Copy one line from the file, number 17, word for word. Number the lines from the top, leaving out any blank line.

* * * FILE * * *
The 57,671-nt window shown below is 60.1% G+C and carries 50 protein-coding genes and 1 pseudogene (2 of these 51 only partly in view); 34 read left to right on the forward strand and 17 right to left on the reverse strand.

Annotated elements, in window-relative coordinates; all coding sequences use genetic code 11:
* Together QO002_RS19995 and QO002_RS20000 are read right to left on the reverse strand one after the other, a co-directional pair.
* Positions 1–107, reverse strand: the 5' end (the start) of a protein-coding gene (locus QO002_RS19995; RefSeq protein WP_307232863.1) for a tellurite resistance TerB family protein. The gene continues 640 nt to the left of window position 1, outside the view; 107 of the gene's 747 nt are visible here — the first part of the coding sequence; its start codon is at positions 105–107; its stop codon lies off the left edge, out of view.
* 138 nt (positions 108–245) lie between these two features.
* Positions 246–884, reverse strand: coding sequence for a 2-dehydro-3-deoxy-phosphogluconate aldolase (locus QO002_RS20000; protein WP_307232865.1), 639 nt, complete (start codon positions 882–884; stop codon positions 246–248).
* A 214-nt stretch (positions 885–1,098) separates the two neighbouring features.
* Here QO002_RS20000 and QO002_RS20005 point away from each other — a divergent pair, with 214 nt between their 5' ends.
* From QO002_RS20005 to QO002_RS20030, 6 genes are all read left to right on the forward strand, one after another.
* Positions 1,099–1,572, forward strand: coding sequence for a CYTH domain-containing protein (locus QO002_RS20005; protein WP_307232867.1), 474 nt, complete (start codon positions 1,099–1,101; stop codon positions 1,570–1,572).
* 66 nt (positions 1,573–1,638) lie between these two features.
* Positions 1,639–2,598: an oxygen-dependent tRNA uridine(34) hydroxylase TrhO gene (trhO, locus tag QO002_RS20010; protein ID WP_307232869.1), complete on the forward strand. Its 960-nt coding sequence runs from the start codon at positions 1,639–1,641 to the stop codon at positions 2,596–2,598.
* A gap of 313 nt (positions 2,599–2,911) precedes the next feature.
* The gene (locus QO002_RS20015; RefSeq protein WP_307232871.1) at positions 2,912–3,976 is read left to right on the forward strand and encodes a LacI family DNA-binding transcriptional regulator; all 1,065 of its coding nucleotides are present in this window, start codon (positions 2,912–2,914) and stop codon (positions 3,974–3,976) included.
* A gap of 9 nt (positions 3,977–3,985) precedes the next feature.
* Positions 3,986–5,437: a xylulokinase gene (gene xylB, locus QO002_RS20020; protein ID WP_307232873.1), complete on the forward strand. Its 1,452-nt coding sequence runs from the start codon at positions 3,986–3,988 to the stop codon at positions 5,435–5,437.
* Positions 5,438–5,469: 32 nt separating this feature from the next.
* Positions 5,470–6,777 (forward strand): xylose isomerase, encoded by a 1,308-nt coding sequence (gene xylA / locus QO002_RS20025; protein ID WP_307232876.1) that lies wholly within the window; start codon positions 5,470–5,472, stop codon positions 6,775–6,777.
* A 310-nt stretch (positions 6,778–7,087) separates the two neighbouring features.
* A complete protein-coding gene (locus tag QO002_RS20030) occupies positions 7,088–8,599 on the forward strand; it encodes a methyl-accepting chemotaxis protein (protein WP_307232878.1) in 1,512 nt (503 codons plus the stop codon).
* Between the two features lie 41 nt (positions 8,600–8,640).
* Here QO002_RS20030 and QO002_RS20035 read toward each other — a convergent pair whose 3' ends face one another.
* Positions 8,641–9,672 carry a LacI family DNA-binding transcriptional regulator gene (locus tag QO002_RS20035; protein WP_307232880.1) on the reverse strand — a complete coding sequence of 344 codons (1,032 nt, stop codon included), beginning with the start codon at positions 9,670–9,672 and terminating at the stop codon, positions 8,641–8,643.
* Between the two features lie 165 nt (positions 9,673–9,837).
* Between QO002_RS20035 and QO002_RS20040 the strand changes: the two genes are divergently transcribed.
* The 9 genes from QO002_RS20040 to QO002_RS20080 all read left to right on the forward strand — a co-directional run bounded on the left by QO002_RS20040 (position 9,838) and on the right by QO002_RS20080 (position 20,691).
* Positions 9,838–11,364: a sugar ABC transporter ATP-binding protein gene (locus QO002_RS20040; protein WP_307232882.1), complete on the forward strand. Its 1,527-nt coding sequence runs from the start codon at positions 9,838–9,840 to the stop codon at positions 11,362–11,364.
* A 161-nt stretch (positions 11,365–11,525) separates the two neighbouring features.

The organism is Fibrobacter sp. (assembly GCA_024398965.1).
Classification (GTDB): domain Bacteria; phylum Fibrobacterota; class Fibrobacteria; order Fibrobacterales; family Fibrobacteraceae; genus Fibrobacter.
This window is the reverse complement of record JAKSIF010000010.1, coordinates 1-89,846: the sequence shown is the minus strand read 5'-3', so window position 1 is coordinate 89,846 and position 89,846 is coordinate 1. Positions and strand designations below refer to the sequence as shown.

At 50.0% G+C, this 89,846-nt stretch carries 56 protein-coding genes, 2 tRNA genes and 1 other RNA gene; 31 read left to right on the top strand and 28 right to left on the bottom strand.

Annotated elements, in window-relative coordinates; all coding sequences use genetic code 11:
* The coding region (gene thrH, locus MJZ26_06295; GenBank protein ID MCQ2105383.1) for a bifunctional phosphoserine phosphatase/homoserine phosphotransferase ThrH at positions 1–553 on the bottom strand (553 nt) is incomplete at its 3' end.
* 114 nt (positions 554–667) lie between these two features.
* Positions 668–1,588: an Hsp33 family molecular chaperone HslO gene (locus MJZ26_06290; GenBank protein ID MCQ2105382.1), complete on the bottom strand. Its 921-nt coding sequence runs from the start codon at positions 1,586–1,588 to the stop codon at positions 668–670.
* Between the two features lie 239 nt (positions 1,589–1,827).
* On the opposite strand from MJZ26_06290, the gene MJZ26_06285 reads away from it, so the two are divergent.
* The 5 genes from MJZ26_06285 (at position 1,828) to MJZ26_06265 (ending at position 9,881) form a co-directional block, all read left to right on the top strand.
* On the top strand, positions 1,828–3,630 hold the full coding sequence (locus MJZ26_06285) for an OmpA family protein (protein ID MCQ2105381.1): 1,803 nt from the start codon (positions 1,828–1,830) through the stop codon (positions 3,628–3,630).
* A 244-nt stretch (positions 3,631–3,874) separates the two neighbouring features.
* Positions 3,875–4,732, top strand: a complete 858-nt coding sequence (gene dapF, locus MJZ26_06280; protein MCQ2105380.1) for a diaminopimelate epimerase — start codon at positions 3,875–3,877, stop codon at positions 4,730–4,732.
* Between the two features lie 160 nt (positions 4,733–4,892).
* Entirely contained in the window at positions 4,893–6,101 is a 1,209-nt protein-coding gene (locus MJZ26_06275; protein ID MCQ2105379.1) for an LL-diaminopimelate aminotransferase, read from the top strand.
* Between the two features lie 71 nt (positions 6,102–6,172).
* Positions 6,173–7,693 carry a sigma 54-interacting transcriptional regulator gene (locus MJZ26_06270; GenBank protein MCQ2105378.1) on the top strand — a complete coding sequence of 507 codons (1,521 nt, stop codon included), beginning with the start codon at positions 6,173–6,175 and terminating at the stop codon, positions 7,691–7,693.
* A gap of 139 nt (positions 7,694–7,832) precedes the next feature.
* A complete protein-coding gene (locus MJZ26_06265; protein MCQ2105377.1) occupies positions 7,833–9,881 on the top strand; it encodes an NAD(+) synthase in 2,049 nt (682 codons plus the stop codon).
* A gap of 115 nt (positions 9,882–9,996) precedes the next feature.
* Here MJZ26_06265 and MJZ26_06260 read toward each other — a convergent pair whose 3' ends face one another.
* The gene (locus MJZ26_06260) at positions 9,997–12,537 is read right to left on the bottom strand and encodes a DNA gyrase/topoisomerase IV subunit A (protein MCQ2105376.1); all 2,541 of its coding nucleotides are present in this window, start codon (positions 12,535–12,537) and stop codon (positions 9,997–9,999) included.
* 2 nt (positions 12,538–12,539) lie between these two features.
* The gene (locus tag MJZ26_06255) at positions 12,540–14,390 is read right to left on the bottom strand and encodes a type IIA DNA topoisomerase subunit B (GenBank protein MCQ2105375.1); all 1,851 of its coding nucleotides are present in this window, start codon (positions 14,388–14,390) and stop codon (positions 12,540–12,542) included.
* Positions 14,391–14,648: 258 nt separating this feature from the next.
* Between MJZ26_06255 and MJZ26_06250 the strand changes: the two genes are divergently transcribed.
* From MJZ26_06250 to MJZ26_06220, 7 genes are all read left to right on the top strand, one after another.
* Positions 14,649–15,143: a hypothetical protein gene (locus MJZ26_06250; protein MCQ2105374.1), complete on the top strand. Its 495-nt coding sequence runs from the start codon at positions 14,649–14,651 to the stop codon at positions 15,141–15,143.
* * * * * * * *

* Positions 5,438–5,469: 32 nt separating this feature from the next.